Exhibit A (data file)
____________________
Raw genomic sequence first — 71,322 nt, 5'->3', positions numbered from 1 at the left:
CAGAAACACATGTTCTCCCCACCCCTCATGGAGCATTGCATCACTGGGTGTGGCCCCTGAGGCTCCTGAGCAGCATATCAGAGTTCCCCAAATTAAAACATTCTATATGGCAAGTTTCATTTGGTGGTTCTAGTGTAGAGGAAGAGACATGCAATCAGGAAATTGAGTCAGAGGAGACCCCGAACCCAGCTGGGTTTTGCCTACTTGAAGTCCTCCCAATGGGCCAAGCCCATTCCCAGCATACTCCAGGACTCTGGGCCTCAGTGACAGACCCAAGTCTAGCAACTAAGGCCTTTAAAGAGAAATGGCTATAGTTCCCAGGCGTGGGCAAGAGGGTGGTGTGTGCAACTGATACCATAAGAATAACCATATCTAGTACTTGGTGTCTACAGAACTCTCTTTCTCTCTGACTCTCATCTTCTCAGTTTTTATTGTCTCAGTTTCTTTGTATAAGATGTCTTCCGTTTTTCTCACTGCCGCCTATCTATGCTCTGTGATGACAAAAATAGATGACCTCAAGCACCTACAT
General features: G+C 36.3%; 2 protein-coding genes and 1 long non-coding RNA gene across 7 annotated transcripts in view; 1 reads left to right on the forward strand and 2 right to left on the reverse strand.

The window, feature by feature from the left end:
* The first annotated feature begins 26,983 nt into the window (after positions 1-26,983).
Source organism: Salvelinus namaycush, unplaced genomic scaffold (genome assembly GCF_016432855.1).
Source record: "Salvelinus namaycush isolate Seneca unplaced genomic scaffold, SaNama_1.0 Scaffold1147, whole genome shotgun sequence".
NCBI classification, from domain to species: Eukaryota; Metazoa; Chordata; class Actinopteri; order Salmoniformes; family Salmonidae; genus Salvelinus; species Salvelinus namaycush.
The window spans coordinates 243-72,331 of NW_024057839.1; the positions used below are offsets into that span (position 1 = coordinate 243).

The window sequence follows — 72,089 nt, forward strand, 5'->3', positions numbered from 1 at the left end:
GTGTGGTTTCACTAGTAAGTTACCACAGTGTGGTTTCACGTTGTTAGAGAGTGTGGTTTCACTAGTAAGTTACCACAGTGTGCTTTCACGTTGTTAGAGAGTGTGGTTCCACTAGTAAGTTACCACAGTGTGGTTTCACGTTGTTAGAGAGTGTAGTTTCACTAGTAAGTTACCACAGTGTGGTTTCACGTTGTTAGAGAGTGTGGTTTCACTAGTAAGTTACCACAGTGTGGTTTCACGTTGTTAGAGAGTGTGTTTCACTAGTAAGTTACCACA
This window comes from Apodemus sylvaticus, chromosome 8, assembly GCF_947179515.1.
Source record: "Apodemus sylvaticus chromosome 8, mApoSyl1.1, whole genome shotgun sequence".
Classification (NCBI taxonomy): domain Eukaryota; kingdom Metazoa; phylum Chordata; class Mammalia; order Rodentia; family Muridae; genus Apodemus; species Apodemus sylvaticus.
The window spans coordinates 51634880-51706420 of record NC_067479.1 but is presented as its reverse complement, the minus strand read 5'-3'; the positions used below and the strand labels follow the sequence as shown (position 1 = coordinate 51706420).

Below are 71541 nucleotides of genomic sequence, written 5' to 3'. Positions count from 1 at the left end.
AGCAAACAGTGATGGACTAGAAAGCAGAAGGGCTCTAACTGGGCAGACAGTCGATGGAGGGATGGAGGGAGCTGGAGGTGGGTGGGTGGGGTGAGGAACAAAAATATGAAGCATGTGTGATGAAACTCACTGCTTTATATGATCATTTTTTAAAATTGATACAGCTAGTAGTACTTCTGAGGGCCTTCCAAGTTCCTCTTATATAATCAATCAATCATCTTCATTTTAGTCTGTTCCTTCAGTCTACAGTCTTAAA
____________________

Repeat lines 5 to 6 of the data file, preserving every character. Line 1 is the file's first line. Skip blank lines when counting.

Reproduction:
* The first annotated feature begins 26,983 nt into the window (after positions 1-26,983).
Source organism: Salvelinus namaycush, unplaced genomic scaffold (genome assembly GCF_016432855.1).